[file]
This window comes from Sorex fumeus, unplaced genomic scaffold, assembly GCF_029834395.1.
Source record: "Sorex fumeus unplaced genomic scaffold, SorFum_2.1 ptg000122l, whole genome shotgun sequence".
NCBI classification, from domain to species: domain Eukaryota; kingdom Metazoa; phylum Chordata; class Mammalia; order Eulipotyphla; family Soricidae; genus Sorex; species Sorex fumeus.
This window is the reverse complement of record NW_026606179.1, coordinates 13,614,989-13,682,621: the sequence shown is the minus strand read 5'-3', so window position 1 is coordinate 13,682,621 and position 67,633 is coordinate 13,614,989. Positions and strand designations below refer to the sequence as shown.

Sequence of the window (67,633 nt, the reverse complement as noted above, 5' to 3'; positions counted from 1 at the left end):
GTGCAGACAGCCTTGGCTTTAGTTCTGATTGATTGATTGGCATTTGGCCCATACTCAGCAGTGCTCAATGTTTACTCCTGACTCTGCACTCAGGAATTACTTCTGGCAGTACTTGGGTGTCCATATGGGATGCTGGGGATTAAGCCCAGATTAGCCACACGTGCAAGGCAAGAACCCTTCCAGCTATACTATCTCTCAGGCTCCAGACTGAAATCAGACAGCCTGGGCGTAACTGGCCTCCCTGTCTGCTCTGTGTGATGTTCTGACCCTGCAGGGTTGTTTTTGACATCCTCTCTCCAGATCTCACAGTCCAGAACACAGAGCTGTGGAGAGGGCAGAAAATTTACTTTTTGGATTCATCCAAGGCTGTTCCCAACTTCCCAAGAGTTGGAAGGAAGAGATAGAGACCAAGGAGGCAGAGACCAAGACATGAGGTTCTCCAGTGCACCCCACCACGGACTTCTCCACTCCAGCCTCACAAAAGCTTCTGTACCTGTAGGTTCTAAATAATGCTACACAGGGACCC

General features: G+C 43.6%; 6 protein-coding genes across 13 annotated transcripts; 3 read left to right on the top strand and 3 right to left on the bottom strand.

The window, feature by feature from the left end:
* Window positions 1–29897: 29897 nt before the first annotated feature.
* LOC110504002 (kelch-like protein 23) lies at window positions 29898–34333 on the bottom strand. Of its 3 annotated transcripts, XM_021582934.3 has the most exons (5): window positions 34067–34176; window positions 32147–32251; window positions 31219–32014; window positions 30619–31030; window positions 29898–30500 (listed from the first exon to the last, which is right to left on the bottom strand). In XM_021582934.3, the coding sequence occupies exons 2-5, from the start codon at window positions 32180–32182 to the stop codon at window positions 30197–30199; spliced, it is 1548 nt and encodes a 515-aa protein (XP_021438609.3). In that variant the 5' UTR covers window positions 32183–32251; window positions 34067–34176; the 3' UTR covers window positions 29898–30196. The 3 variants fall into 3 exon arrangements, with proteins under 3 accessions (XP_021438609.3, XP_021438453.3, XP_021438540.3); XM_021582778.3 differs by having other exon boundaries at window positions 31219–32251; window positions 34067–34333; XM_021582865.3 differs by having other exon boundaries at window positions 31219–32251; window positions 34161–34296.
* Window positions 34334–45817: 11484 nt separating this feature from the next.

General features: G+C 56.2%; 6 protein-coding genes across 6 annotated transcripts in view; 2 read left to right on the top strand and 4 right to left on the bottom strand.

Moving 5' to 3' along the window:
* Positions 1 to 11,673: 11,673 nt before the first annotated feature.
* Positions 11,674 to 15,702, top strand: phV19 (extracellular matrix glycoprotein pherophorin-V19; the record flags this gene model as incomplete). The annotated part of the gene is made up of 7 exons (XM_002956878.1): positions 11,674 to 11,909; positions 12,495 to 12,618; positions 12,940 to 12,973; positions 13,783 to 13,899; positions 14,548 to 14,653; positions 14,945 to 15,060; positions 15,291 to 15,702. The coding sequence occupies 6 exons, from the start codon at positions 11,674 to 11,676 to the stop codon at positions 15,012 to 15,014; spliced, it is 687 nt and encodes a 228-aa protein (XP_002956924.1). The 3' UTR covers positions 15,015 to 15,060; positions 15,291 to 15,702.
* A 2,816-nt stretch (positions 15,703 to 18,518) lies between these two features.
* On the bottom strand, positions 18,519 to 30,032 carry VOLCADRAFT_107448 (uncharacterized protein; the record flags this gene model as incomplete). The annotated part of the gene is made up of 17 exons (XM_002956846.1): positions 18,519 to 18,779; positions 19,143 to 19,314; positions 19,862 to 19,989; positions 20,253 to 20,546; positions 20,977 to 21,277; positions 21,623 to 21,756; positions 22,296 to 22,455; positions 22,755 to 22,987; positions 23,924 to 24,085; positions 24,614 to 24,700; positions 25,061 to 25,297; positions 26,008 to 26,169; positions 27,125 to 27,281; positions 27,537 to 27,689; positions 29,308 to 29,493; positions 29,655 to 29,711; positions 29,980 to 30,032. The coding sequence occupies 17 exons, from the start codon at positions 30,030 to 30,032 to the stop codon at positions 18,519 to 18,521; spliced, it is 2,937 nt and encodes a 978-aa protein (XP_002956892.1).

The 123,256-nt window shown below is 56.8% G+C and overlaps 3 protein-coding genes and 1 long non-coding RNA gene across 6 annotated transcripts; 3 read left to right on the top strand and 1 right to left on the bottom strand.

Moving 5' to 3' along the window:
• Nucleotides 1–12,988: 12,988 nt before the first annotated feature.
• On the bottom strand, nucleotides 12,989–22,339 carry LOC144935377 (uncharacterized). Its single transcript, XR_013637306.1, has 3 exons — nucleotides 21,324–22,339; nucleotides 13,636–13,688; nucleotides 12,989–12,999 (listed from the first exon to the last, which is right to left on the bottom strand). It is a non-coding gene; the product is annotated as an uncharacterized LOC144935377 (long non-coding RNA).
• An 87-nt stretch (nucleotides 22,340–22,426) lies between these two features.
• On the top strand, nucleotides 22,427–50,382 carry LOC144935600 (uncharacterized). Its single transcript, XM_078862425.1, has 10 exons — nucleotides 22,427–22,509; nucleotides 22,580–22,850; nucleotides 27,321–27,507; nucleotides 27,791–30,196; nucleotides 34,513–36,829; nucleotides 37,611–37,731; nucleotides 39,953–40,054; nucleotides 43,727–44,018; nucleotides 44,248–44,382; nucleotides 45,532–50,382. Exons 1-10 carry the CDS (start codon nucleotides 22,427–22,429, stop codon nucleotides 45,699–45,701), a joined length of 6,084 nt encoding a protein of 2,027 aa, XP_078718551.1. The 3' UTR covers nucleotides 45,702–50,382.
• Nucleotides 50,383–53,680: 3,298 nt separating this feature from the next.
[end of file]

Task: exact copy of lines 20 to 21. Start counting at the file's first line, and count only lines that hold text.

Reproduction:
• Nucleotides 1–12,988: 12,988 nt before the first annotated feature.
• On the bottom strand, nucleotides 12,989–22,339 carry LOC144935377 (uncharacterized). Its single transcript, XR_013637306.1, has 3 exons — nucleotides 21,324–22,339; nucleotides 13,636–13,688; nucleotides 12,989–12,999 (listed from the first exon to the last, which is right to left on the bottom strand). It is a non-coding gene; the product is annotated as an uncharacterized LOC144935377 (long non-coding RNA).